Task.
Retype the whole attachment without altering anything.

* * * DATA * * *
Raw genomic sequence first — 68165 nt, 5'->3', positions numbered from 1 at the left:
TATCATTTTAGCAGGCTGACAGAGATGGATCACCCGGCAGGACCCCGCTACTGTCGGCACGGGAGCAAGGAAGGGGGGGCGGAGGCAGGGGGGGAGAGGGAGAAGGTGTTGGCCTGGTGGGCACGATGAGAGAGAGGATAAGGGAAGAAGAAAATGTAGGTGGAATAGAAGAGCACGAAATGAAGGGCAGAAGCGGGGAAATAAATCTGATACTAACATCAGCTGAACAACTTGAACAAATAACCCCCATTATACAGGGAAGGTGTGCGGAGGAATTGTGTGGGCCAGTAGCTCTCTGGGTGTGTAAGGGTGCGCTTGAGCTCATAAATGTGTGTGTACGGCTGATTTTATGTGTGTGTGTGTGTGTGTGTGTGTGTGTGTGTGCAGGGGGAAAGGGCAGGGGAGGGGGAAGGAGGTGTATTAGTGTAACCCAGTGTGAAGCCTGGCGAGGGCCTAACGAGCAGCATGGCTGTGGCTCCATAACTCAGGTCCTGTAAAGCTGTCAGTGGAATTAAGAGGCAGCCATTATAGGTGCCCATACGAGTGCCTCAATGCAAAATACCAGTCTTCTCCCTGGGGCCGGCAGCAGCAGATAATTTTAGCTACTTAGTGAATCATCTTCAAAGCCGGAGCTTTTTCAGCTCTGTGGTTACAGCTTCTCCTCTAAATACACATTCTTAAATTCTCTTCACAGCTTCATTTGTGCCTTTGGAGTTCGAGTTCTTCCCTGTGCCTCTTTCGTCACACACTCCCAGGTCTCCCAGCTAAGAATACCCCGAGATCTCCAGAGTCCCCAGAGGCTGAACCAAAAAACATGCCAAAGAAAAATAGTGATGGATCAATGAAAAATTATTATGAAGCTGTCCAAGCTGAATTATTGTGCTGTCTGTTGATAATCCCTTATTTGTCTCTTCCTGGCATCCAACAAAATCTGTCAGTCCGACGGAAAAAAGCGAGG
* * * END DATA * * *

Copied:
Raw genomic sequence first — 68165 nt, 5'->3', positions numbered from 1 at the left:
TATCATTTTAGCAGGCTGACAGAGATGGATCACCCGGCAGGACCCCGCTACTGTCGGCACGGGAGCAAGGAAGGGGGGGCGGAGGCAGGGGGGGAGAGGGAGAAGGTGTTGGCCTGGTGGGCACGATGAGAGAGAGGATAAGGGAAGAAGAAAATGTAGGTGGAATAGAAGAGCACGAAATGAAGGGCAGAAGCGGGGAAATAAATCTGATACTAACATCAGCTGAACAACTTGAACAAATAACCCCCATTATACAGGGAAGGTGTGCGGAGGAATTGTGTGGGCCAGTAGCTCTCTGGGTGTGTAAGGGTGCGCTTGAGCTCATAAATGTGTGTGTACGGCTGATTTTATGTGTGTGTGTGTGTGTGTGTGTGTGTGTGTGTGCAGGGGGAAAGGGCAGGGGAGGGGGAAGGAGGTGTATTAGTGTAACCCAGTGTGAAGCCTGGCGAGGGCCTAACGAGCAGCATGGCTGTGGCTCCATAACTCAGGTCCTGTAAAGCTGTCAGTGGAATTAAGAGGCAGCCATTATAGGTGCCCATACGAGTGCCTCAATGCAAAATACCAGTCTTCTCCCTGGGGCCGGCAGCAGCAGATAATTTTAGCTACTTAGTGAATCATCTTCAAAGCCGGAGCTTTTTCAGCTCTGTGGTTACAGCTTCTCCTCTAAATACACATTCTTAAATTCTCTTCACAGCTTCATTTGTGCCTTTGGAGTTCGAGTTCTTCCCTGTGCCTCTTTCGTCACACACTCCCAGGTCTCCCAGCTAAGAATACCCCGAGATCTCCAGAGTCCCCAGAGGCTGAACCAAAAAACATGCCAAAGAAAAATAGTGATGGATCAATGAAAAATTATTATGAAGCTGTCCAAGCTGAATTATTGTGCTGTCTGTTGATAATCCCTTATTTGTCTCTTCCTGGCATCCAACAAAATCTGTCAGTCCGACGGAAAAAAGCGAGG